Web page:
Many, many cars have passed through my hands since I first picked up a '69 Toyota Corona for 50 bucks, but only a few really make me feel a twinge of regret when I think about letting them go. One such car is the British Racing Green '73 MGB-GT I owned for a few years in my early 20s; it was slow, handled like a garbage truck, went through $40 carburetor floats like other cars go through oil changes, and proved that all those Joe Lucas jokes are based on painful reality... but I still loved it. Perhaps this is the evil lure of the British Car, but I was finally able to heed the rule posted on a huge sign at the only British-car wrecking yard in Northern California: IF IT RUNS, SELL IT. This beat-to-hell MGB-GT, which could be a '71, '72, or '73, might be my old car, after a couple of decades of neglect. Sure, mine was pretty nice when I sold it, but a lot can happen in 20 years!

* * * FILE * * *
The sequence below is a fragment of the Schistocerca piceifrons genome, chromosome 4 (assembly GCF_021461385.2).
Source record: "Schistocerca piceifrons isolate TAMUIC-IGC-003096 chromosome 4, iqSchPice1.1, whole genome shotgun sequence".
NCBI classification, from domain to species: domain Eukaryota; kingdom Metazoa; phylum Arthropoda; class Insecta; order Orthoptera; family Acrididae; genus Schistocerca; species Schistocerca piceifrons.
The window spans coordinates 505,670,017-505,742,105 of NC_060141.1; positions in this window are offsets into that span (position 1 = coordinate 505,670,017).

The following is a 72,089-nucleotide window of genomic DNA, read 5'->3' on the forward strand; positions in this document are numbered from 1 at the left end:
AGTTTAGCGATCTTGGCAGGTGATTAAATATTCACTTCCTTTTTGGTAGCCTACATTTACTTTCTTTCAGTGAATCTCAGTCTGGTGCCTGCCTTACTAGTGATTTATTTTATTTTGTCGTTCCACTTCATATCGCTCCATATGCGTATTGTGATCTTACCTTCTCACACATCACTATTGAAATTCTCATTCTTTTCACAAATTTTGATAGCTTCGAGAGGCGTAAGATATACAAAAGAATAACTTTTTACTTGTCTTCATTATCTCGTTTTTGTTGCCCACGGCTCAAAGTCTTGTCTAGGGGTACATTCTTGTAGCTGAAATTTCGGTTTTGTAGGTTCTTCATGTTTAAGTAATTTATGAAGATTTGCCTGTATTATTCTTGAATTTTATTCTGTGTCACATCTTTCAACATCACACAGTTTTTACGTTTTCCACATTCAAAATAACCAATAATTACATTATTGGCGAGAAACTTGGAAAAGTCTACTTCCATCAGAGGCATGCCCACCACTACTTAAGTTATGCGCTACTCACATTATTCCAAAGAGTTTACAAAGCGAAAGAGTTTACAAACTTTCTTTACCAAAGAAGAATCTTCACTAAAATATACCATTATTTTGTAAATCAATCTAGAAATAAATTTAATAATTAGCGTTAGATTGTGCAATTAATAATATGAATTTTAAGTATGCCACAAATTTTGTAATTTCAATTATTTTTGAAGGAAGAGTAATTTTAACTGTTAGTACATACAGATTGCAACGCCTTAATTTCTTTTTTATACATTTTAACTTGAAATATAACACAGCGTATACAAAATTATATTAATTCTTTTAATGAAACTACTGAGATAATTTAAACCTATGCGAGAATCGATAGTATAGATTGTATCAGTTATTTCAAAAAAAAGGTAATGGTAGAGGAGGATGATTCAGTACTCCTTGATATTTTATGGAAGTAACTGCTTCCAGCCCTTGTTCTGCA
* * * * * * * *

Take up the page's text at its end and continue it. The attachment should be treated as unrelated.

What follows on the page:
I spotted this B parked while going out to dinner a few weeks back (on the same commercial strip where we saw the '71 Karmann Ghia). The sun was setting and I was using a borrowed camera, but I was able to capture this super-rare machine.
Explorer 2-Person Inflatable Kayak
Comfortable for anyone
Nnjoy the water but don’t want to deal with the hassle of traditional kayaks? This is portable, lightweight, and easy to store when not in use.
Yes, MGB fans, I know you can make these cars drive pretty well with huge swaybars, sticky tires, and more power... but in stock form they'll get blown away by your average mid-70s Civic.
That Pininfarina design sure is pretty, though! These things sold new for about $3,600 back in the early 70s, which was $1,300 more than a Datsun 510 and about $900 less than a BMW 2002.